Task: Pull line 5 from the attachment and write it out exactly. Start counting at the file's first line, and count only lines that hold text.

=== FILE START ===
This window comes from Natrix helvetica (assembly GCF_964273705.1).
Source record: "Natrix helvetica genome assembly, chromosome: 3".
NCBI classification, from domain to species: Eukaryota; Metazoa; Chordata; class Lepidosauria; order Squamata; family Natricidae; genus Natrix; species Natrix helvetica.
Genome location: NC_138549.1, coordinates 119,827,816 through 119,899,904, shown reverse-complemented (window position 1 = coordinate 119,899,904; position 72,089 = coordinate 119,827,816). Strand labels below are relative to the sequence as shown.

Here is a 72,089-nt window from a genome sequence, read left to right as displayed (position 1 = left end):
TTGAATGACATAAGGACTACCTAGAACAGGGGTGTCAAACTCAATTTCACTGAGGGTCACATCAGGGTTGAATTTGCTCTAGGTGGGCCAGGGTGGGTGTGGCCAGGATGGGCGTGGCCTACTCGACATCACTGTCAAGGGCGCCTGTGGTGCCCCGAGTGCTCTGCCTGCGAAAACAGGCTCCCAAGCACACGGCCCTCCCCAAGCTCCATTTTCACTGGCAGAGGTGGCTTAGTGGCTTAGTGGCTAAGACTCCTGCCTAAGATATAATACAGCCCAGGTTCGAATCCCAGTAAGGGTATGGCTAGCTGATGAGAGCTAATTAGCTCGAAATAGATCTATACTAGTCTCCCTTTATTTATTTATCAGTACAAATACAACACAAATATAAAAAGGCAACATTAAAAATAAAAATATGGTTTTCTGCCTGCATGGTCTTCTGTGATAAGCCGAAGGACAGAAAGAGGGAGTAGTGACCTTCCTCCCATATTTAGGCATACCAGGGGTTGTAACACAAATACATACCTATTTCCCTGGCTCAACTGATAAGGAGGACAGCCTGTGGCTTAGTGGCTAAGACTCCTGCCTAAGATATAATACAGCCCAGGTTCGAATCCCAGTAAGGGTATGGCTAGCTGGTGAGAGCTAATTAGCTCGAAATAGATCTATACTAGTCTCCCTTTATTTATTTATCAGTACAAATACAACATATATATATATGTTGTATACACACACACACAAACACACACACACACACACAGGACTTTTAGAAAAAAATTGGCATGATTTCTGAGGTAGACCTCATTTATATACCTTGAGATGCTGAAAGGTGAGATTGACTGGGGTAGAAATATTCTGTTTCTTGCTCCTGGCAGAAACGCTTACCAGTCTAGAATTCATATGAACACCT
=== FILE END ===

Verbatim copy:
Here is a 72,089-nt window from a genome sequence, read left to right as displayed (position 1 = left end):